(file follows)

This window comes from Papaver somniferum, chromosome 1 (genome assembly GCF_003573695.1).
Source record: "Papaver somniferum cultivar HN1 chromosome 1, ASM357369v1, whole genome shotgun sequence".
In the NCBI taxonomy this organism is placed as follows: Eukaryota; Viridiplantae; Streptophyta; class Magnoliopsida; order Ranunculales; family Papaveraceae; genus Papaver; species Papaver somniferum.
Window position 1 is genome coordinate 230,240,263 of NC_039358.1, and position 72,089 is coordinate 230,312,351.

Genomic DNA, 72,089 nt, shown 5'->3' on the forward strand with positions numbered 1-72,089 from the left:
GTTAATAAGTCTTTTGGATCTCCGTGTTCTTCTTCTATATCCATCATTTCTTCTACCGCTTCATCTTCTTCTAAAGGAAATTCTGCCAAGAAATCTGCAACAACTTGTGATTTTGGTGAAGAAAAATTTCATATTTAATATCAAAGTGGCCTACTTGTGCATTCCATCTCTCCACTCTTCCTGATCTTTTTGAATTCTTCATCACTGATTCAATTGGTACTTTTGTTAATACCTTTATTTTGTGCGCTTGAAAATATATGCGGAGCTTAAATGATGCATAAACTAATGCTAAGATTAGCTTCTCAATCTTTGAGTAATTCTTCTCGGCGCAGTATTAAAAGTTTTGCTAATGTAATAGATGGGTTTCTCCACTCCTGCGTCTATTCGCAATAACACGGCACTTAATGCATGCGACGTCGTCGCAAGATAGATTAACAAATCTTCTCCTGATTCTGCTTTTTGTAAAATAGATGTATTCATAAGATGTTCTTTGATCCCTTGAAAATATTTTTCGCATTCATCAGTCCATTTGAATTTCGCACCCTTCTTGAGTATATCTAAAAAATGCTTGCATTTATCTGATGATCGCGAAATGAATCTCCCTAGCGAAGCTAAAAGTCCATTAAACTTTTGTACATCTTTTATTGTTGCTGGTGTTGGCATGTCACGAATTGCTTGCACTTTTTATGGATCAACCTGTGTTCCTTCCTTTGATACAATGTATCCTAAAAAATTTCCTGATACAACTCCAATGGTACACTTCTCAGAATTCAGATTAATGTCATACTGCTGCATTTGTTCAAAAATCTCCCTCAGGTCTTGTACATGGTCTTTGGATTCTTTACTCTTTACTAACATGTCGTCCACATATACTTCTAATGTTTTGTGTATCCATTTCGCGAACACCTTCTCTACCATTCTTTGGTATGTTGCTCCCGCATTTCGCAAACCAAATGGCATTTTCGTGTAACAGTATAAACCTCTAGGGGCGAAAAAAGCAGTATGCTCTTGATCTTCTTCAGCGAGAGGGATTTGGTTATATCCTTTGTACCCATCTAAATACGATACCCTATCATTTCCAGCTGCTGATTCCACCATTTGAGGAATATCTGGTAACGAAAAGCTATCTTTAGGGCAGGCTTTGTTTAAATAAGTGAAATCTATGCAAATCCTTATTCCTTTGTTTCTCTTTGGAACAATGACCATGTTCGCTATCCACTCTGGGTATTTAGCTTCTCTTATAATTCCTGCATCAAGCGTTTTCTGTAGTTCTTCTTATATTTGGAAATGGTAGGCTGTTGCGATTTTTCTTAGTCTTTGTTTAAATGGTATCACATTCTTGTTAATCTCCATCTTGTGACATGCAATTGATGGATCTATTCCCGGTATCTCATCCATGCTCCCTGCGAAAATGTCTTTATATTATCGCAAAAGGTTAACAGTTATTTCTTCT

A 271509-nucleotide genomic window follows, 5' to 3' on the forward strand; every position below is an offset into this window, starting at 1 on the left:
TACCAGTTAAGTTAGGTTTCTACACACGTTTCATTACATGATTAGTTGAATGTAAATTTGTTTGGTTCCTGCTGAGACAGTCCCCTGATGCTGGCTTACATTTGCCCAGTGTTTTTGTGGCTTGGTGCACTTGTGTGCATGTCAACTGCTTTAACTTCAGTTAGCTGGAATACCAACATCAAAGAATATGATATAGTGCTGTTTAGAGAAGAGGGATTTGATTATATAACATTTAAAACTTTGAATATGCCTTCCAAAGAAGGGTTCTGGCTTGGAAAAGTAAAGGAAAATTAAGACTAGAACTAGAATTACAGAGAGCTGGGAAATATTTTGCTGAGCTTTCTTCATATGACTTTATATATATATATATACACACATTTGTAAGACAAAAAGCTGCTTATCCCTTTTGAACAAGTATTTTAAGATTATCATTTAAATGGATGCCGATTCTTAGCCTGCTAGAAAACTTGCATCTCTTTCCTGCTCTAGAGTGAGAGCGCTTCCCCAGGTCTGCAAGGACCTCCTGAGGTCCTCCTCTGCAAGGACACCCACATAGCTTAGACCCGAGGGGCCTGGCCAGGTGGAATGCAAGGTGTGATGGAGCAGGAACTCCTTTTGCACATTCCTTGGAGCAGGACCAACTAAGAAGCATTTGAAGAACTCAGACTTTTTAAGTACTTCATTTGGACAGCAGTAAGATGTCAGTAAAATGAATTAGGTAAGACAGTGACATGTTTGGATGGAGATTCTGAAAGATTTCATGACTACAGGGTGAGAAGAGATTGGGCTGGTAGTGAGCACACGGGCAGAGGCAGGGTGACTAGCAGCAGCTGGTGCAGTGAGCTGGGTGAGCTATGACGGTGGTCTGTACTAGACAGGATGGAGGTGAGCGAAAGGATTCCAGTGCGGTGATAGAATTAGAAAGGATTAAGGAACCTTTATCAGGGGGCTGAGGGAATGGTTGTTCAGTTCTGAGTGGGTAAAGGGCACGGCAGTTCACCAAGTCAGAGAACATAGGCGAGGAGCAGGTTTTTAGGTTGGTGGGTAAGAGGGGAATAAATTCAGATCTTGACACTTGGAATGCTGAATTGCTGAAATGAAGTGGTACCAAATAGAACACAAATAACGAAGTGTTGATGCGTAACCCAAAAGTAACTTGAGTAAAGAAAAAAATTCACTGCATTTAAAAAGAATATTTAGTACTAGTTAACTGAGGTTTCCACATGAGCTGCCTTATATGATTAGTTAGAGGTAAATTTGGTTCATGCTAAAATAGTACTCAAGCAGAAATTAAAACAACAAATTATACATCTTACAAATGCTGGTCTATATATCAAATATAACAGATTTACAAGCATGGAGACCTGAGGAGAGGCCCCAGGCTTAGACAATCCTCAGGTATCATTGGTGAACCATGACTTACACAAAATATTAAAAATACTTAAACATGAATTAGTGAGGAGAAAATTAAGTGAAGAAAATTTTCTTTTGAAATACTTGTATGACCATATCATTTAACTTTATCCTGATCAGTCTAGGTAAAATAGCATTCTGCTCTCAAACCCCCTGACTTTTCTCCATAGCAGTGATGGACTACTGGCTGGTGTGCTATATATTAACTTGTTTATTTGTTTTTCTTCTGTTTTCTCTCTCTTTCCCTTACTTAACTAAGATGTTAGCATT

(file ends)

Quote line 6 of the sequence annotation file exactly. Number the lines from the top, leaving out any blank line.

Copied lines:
GTTAATAAGTCTTTTGGATCTCCGTGTTCTTCTTCTATATCCATCATTTCTTCTACCGCTTCATCTTCTTCTAAAGGAAATTCTGCCAAGAAATCTGCAACAACTTGTGATTTTGGTGAAGAAAAATTTCATATTTAATATCAAAGTGGCCTACTTGTGCATTCCATCTCTCCACTCTTCCTGATCTTTTTGAATTCTTCATCACTGATTCAATTGGTACTTTTGTTAATACCTTTATTTTGTGCGCTTGAAAATATATGCGGAGCTTAAATGATGCATAAACTAATGCTAAGATTAGCTTCTCAATCTTTGAGTAATTCTTCTCGGCGCAGTATTAAAAGTTTTGCTAATGTAATAGATGGGTTTCTCCACTCCTGCGTCTATTCGCAATAACACGGCACTTAATGCATGCGACGTCGTCGCAAGATAGATTAACAAATCTTCTCCTGATTCTGCTTTTTGTAAAATAGATGTATTCATAAGATGTTCTTTGATCCCTTGAAAATATTTTTCGCATTCATCAGTCCATTTGAATTTCGCACCCTTCTTGAGTATATCTAAAAAATGCTTGCATTTATCTGATGATCGCGAAATGAATCTCCCTAGCGAAGCTAAAAGTCCATTAAACTTTTGTACATCTTTTATTGTTGCTGGTGTTGGCATGTCACGAATTGCTTGCACTTTTTATGGATCAACCTGTGTTCCTTCCTTTGATACAATGTATCCTAAAAAATTTCCTGATACAACTCCAATGGTACACTTCTCAGAATTCAGATTAATGTCATACTGCTGCATTTGTTCAAAAATCTCCCTCAGGTCTTGTACATGGTCTTTGGATTCTTTACTCTTTACTAACATGTCGTCCACATATACTTCTAATGTTTTGTGTATCCATTTCGCGAACACCTTCTCTACCATTCTTTGGTATGTTGCTCCCGCATTTCGCAAACCAAATGGCATTTTCGTGTAACAGTATAAACCTCTAGGGGCGAAAAAAGCAGTATGCTCTTGATCTTCTTCAGCGAGAGGGATTTGGTTATATCCTTTGTACCCATCTAAATACGATACCCTATCATTTCCAGCTGCTGATTCCACCATTTGAGGAATATCTGGTAACGAAAAGCTATCTTTAGGGCAGGCTTTGTTTAAATAAGTGAAATCTATGCAAATCCTTATTCCTTTGTTTCTCTTTGGAACAATGACCATGTTCGCTATCCACTCTGGGTATTTAGCTTCTCTTATAATTCCTGCATCAAGCGTTTTCTGTAGTTCTTCTTATATTTGGAAATGGTAGGCTGTTGCGATTTTTCTTAGTCTTTGTTTAAATGGTATCACATTCTTGTTAATCTCCATCTTGTGACATGCAATTGATGGATCTATTCCCGGTATCTCATCCATGCTCCCTGCGAAAATGTCTTTATATTATCGCAAAAGGTTAACAGTTATTTCTTCT